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  A probabilistic atlas and reference system for the human brain: International Consortium for Brain Mapping (ICBM)

Mazziotta, J. C., Toga, A. W., Evans, D. J., Fox, P., Lancaster, J., Zilles, K., et al. (2001). A probabilistic atlas and reference system for the human brain: International Consortium for Brain Mapping (ICBM). Philosophical Transactions of the Royal Society of London - Series B, Biological Sciences, 356, 1293-1322. doi:10.1098/rstb.2001.0915.

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Mazziotta, John C., Author
Toga, A. W., Author
Evans, D. J., Author
Fox, Peter, Author
Lancaster, J., Author
Zilles, Karl, Author
Woods, Roger P., Author
Paus, Thomas, Author
Simpson, G., Author
Pike, B., Author
Holmes, C., Author
Collins, L., Author
Thomson, P., Author
MacDonald, D., Author
Iacoboni, Marco, Author
Schormann, T., Author
Amunts, Katrin, Author
Palomero-Gallagher, N., Author
Geyer, Stefan1, Author              
Parsons, Lawrence, Author
Narr, K., AuthorKabani, N., AuthorLe Goualher, G., AuthorBoomsma, D., AuthorCannon, T., AuthorKawashima, R., AuthorMazoyer, B., Author more..
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1External Organizations, ou_persistent22              

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 Abstract: Motivated by the vast amount of information that is rapidly accumulating about the human brain in digital form, we embarked upon a program in 1992 to develop a four-dimensional probabilistic atlas and reference system for the human brain. Through an International Consortium for Brain Mapping (ICBM) a dataset is being collected that includes 7000 subjects between the ages of eighteen and ninety years and including 342 mono- and dizygotic twins. Data on each subject includes detailed demographic, clinical, behavioural and imaging information. DNA has been collected for genotyping from 5800 subjects. A component of the programme uses post-mortem tissue to determine the probabilistic distribution of microscopic cyto- and chemoarchitectural regions in the human brain. This, combined with macroscopic information about structure and function derived from subjects in vivo, provides the first large scale opportunity to gain meaningful insights into the concordance or discordance in micro- and macroscopic structure and function. The philosophy, strategy, algorithm development, data acquisition techniques and validation methods are described in this report along with database structures. Examples of results are described for the normal adult human brain as well as examples in patients with Alzheimer's disease and multiple sclerosis. The ability to quantify the variance of the human brain as a function of age in a large population of subjects for whom data is also available about their genetic composition and behaviour will allow for the first assessment of cerebral genotype-phenotype-behavioural correlations in humans to take place in a population this large. This approach and its application should provide new insights and opportunities for investigators interested in basic neuroscience, clinical diagnostics and the evaluation of neuropsychiatric disorders in patients.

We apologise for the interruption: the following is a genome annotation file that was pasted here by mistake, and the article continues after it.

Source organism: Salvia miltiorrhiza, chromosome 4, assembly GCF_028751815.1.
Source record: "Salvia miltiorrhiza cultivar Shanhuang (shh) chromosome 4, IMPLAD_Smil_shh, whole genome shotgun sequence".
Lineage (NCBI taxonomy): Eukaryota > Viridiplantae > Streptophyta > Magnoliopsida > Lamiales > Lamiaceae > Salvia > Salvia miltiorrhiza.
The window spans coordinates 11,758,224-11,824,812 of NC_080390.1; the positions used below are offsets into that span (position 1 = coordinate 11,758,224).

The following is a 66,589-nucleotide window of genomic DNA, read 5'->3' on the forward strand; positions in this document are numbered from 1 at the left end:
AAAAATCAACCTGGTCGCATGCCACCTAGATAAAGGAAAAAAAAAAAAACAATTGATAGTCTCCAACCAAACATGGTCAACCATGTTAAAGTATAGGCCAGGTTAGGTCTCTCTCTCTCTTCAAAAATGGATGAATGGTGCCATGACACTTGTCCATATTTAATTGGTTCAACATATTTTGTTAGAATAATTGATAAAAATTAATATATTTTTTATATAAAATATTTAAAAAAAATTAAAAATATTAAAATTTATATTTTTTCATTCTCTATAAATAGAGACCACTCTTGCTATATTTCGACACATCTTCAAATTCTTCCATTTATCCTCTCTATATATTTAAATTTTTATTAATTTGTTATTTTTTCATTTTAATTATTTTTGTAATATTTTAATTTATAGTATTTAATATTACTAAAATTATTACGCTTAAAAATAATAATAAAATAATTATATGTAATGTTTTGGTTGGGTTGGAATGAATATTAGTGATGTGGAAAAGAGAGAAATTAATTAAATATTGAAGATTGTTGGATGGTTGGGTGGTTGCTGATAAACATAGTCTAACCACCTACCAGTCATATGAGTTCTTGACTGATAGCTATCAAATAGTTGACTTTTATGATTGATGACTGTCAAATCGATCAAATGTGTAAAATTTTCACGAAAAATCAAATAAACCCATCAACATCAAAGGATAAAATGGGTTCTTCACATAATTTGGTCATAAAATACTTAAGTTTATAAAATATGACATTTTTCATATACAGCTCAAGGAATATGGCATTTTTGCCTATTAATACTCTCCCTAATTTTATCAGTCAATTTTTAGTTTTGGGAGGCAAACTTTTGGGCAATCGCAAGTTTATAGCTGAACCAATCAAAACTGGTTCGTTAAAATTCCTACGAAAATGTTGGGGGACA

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 Dates: 2001
 Publication Status: Published in print
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 Rev. Type: -
 Identifiers: eDoc: 511311
Other: P9398
DOI: 10.1098/rstb.2001.0915
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Title: Philosophical Transactions of the Royal Society of London - Series B, Biological Sciences
Source Genre: Journal
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Pages: - Volume / Issue: 356 Sequence Number: - Start / End Page: 1293 - 1322 Identifier: -